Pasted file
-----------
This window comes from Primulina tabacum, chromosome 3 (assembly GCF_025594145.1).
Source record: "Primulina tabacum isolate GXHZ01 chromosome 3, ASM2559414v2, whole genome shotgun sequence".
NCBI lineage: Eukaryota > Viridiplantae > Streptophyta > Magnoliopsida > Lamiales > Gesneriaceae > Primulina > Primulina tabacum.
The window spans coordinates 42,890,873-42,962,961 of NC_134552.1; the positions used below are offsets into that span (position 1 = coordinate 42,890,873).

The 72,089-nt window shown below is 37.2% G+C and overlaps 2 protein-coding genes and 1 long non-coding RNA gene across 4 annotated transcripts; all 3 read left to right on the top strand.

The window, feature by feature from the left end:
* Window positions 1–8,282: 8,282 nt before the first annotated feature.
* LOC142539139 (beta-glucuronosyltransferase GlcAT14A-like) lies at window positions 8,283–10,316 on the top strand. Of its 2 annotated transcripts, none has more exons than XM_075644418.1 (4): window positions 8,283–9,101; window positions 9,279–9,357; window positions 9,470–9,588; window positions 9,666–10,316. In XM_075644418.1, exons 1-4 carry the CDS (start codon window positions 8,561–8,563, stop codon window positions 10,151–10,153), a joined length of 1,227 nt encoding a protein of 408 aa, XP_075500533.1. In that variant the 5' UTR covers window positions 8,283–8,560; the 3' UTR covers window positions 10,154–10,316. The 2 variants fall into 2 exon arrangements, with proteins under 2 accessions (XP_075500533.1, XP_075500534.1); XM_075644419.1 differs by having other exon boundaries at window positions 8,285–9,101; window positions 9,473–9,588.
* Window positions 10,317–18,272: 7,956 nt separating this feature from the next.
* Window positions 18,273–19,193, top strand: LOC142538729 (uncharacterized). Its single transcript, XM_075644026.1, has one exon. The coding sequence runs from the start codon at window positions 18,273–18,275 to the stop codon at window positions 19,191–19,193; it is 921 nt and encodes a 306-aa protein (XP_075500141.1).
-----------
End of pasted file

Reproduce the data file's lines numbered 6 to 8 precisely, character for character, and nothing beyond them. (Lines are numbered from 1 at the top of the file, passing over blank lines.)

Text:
The window, feature by feature from the left end:
* Window positions 1–8,282: 8,282 nt before the first annotated feature.
* LOC142539139 (beta-glucuronosyltransferase GlcAT14A-like) lies at window positions 8,283–10,316 on the top strand. Of its 2 annotated transcripts, none has more exons than XM_075644418.1 (4): window positions 8,283–9,101; window positions 9,279–9,357; window positions 9,470–9,588; window positions 9,666–10,316. In XM_075644418.1, exons 1-4 carry the CDS (start codon window positions 8,561–8,563, stop codon window positions 10,151–10,153), a joined length of 1,227 nt encoding a protein of 408 aa, XP_075500533.1. In that variant the 5' UTR covers window positions 8,283–8,560; the 3' UTR covers window positions 10,154–10,316. The 2 variants fall into 2 exon arrangements, with proteins under 2 accessions (XP_075500533.1, XP_075500534.1); XM_075644419.1 differs by having other exon boundaries at window positions 8,285–9,101; window positions 9,473–9,588.